Tech Companies Ramp Up Fight Against Patent Trolls

By Cameron Scott 

patents, IP, social media, social networks, mobile apps, facebook, google, Google, BlackBerry, Earthlink and Red Hat today petitioned the Federal Trade Commission to crack down on companies whose chief business is enforcing patents. The move came one day after cloud host Rackspace announced that it was suing one such patent assertion entity, IP Nav, for violating a previous agreement that both companies would provide notice before suing over a group of contested patents.

Google’s comments follow a workshop the FTC and Department of Justice held on patent assertion entities, often referred to as patent trolls, in December. The comment period closes today. Rackspace will also file comments, the company said.

The tech industry has been embroiled in numerous battles over patented software processes. Google and Oracle and Apple and Samsung have waged epic court battles over intellectual property. But numerous smaller cases are also ongoing.

Last year, a Boston University study found that the number of lawsuits filed by patent assertion entities had quadrupled since 2005, and that the fight over patents cost U.S. companies nearly $30 billion in 2011.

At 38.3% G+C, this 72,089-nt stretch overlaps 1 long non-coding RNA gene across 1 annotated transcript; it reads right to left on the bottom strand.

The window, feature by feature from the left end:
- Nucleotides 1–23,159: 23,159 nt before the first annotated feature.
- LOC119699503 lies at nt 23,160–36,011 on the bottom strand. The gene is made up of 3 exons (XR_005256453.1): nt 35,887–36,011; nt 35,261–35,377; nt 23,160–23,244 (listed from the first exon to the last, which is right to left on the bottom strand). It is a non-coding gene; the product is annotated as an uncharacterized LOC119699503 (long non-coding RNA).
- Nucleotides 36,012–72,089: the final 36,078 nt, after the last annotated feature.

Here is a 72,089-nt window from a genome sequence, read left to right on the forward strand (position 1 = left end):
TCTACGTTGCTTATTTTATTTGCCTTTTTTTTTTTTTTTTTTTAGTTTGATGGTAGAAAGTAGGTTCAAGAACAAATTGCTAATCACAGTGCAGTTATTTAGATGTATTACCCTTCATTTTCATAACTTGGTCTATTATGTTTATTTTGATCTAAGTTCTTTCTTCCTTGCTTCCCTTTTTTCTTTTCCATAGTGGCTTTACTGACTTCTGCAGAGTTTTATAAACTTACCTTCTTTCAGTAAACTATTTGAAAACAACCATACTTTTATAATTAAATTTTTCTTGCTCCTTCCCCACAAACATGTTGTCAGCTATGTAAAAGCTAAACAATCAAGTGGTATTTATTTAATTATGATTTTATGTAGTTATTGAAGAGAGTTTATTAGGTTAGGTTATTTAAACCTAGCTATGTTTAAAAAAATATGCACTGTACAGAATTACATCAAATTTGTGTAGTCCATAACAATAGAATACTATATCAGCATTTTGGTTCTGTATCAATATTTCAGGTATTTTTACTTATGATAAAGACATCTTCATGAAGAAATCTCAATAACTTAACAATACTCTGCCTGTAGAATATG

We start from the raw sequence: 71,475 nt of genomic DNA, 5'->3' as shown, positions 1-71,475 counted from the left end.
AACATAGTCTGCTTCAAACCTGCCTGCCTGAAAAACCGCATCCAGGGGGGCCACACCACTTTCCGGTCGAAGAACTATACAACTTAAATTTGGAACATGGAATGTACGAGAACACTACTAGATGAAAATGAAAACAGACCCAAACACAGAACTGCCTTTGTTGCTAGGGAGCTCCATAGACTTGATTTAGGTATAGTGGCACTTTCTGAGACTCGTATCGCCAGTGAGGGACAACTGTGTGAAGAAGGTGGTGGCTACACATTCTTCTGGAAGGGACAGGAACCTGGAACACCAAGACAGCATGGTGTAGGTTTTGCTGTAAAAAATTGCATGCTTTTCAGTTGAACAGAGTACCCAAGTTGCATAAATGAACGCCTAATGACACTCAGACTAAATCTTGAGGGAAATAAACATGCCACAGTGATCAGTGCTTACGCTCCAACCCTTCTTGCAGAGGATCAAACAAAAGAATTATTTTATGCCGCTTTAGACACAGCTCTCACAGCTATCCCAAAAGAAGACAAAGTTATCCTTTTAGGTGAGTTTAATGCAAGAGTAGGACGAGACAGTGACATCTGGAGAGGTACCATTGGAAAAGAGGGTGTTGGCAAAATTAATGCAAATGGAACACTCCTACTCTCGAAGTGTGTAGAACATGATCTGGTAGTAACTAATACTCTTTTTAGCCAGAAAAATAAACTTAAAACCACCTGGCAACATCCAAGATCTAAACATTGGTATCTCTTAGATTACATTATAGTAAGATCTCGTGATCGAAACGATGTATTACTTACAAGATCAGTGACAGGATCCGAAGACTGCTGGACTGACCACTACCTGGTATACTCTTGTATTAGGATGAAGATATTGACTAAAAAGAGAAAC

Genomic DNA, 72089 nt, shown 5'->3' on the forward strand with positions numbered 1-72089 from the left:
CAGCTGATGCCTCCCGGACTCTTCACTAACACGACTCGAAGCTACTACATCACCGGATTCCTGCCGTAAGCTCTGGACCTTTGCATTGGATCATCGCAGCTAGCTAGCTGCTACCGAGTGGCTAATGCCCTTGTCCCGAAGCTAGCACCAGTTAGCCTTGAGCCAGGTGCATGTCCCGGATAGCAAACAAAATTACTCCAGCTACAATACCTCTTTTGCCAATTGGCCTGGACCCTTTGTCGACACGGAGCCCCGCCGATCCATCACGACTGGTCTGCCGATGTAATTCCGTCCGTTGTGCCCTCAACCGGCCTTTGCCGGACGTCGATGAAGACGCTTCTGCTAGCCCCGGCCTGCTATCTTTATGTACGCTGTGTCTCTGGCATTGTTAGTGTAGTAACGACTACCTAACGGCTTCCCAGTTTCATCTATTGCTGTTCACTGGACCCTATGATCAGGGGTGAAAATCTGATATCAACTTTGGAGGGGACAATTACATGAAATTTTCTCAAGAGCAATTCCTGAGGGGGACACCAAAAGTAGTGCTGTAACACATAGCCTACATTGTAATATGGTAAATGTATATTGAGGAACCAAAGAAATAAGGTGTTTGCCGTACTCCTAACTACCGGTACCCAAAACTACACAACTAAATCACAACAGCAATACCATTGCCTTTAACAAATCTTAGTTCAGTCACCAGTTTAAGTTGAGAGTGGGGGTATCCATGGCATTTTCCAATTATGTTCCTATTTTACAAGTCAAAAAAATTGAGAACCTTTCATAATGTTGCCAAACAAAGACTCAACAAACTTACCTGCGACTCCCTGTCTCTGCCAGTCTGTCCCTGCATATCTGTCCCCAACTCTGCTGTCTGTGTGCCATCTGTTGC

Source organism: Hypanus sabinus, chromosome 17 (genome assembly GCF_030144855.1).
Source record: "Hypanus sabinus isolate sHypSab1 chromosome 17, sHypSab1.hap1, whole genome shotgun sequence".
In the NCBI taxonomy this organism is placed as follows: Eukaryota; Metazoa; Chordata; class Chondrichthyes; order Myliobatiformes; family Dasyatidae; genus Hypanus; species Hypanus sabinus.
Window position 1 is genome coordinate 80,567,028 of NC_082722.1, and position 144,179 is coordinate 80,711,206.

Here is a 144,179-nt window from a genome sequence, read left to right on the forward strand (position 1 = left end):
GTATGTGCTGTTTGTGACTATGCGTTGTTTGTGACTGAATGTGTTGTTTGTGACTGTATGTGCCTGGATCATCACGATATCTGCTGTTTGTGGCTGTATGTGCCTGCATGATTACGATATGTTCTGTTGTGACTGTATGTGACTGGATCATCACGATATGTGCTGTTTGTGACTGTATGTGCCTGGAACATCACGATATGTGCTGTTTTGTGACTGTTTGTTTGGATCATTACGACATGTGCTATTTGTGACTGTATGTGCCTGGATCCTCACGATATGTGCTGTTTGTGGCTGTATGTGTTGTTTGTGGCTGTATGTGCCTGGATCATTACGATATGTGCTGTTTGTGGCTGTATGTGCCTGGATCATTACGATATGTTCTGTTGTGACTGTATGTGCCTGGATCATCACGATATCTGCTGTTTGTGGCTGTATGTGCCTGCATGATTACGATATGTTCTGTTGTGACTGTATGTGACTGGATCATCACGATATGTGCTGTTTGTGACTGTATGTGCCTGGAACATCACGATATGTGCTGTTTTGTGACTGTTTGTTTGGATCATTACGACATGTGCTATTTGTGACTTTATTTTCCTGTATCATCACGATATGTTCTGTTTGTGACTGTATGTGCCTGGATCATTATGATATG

“Patent trolls like IP Nav are a serious threat to business and to innovation. Patent trolls brazenly use questionable tactics to force settlements from legitimate businesses that are merely using computers and software as they are intended. These defendants, including most of America’s most innovative companies, are not copying patents or stealing from the patent holders. They often have no knowledge of these patents until they are served with a lawsuit. This is unjust,” wrote Alan Schoenbaum, Rackspace’s general counsel.

Google’s comments chiefly target “patent privateering,” in which the patent holder sells rights to a PAE.

“Trolls use the patents they receive to sue with impunity—since they don’t make anything, they can’t be countersued. The transferring company hides behind the troll to shield itself from litigation, and sometimes even arranges to get a cut of the money extracted by troll lawsuits and licenses,” Matthew Bye, Google’s senior competition counsel, wrote on one of the company’s blogs.

The Electronic Frontier Foundation, which supports freedom of expression on the Internet, has laid out a 7-part plan to reform the patent system and sideline patent trolls.